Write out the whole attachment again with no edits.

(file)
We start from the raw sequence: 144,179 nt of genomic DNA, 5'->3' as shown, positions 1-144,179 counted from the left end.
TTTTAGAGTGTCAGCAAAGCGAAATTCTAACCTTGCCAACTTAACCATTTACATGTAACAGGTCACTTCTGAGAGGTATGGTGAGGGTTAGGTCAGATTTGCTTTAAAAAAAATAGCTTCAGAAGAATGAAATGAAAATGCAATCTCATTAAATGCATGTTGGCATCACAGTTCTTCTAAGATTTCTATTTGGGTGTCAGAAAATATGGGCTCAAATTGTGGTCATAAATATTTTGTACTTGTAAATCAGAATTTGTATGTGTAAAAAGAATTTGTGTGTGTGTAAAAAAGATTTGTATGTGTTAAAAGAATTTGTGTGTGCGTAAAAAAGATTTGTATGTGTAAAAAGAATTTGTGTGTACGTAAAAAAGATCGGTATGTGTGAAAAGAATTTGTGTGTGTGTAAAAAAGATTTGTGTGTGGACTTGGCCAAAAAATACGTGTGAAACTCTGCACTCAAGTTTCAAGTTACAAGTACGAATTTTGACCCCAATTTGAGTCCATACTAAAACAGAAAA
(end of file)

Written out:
We start from the raw sequence: 144,179 nt of genomic DNA, 5'->3' as shown, positions 1-144,179 counted from the left end.
TTTTAGAGTGTCAGCAAAGCGAAATTCTAACCTTGCCAACTTAACCATTTACATGTAACAGGTCACTTCTGAGAGGTATGGTGAGGGTTAGGTCAGATTTGCTTTAAAAAAAATAGCTTCAGAAGAATGAAATGAAAATGCAATCTCATTAAATGCATGTTGGCATCACAGTTCTTCTAAGATTTCTATTTGGGTGTCAGAAAATATGGGCTCAAATTGTGGTCATAAATATTTTGTACTTGTAAATCAGAATTTGTATGTGTAAAAAGAATTTGTGTGTGTGTAAAAAAGATTTGTATGTGTTAAAAGAATTTGTGTGTGCGTAAAAAAGATTTGTATGTGTAAAAAGAATTTGTGTGTACGTAAAAAAGATCGGTATGTGTGAAAAGAATTTGTGTGTGTGTAAAAAAGATTTGTGTGTGGACTTGGCCAAAAAATACGTGTGAAACTCTGCACTCAAGTTTCAAGTTACAAGTACGAATTTTGACCCCAATTTGAGTCCATACTAAAACAGAAAA